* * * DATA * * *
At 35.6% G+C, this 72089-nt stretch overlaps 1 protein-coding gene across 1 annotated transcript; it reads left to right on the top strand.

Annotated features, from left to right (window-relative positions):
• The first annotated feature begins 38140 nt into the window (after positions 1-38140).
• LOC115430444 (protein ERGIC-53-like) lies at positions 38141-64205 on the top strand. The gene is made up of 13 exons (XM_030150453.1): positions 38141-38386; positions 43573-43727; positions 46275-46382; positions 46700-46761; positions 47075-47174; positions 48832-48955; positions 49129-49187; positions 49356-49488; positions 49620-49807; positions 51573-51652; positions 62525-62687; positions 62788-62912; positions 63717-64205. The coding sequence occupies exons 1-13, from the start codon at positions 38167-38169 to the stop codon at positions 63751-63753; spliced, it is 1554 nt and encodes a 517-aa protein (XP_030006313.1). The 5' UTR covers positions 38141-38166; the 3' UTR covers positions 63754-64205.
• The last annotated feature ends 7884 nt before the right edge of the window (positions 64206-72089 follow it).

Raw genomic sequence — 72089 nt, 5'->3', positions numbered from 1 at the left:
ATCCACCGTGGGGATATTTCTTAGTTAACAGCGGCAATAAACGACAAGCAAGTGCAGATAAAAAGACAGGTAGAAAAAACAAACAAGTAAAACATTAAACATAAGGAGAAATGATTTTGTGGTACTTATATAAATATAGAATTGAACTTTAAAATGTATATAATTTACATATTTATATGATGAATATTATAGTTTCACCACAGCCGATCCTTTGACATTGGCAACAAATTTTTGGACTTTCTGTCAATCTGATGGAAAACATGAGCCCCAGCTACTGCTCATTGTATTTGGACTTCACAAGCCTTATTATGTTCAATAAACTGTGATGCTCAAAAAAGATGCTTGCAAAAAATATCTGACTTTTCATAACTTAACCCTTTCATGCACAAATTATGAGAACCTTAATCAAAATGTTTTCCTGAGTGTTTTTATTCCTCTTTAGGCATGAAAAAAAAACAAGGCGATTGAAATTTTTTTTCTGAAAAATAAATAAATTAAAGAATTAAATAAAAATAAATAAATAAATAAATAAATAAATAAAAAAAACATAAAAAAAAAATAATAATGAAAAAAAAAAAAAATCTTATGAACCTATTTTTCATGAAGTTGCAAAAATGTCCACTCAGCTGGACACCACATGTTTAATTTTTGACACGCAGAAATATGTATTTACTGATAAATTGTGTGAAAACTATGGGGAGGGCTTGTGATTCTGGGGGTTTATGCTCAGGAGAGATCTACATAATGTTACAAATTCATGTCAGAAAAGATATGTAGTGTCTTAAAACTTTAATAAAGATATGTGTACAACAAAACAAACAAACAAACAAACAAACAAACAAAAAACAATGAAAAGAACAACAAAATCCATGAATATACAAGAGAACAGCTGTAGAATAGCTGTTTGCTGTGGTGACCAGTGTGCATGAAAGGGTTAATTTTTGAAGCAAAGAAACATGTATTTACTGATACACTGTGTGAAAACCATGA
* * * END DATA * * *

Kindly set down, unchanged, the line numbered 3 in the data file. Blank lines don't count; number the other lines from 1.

• The first annotated feature begins 38140 nt into the window (after positions 1-38140).